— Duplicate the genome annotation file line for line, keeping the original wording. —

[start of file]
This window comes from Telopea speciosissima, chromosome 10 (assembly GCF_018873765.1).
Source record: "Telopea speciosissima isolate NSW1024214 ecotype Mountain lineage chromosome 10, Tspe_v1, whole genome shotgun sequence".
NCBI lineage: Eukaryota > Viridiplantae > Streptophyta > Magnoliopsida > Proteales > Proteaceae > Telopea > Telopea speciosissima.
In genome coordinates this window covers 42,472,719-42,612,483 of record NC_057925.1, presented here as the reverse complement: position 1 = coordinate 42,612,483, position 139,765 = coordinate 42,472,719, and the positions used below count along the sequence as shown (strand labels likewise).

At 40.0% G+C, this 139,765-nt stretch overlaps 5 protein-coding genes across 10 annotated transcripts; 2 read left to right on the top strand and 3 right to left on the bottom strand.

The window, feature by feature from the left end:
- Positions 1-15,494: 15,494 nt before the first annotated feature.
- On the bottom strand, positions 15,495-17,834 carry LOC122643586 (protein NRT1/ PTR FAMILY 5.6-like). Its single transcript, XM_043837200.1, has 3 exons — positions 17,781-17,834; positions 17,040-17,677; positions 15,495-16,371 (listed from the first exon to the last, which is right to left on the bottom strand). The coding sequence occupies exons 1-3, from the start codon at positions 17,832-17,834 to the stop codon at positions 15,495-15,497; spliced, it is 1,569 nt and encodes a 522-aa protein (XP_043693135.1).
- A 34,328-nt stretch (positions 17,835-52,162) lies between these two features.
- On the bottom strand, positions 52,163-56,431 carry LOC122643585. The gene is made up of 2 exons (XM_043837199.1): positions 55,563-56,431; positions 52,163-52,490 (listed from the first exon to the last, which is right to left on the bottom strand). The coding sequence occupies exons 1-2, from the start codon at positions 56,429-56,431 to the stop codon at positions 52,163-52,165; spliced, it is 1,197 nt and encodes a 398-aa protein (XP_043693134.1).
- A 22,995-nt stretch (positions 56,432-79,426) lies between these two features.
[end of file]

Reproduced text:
This window comes from Telopea speciosissima, chromosome 10 (assembly GCF_018873765.1).
Source record: "Telopea speciosissima isolate NSW1024214 ecotype Mountain lineage chromosome 10, Tspe_v1, whole genome shotgun sequence".
NCBI lineage: Eukaryota > Viridiplantae > Streptophyta > Magnoliopsida > Proteales > Proteaceae > Telopea > Telopea speciosissima.
In genome coordinates this window covers 42,472,719-42,612,483 of record NC_057925.1, presented here as the reverse complement: position 1 = coordinate 42,612,483, position 139,765 = coordinate 42,472,719, and the positions used below count along the sequence as shown (strand labels likewise).

At 40.0% G+C, this 139,765-nt stretch overlaps 5 protein-coding genes across 10 annotated transcripts; 2 read left to right on the top strand and 3 right to left on the bottom strand.

The window, feature by feature from the left end:
- Positions 1-15,494: 15,494 nt before the first annotated feature.
- On the bottom strand, positions 15,495-17,834 carry LOC122643586 (protein NRT1/ PTR FAMILY 5.6-like). Its single transcript, XM_043837200.1, has 3 exons — positions 17,781-17,834; positions 17,040-17,677; positions 15,495-16,371 (listed from the first exon to the last, which is right to left on the bottom strand). The coding sequence occupies exons 1-3, from the start codon at positions 17,832-17,834 to the stop codon at positions 15,495-15,497; spliced, it is 1,569 nt and encodes a 522-aa protein (XP_043693135.1).
- A 34,328-nt stretch (positions 17,835-52,162) lies between these two features.
- On the bottom strand, positions 52,163-56,431 carry LOC122643585. The gene is made up of 2 exons (XM_043837199.1): positions 55,563-56,431; positions 52,163-52,490 (listed from the first exon to the last, which is right to left on the bottom strand). The coding sequence occupies exons 1-2, from the start codon at positions 56,429-56,431 to the stop codon at positions 52,163-52,165; spliced, it is 1,197 nt and encodes a 398-aa protein (XP_043693134.1).
- A 22,995-nt stretch (positions 56,432-79,426) lies between these two features.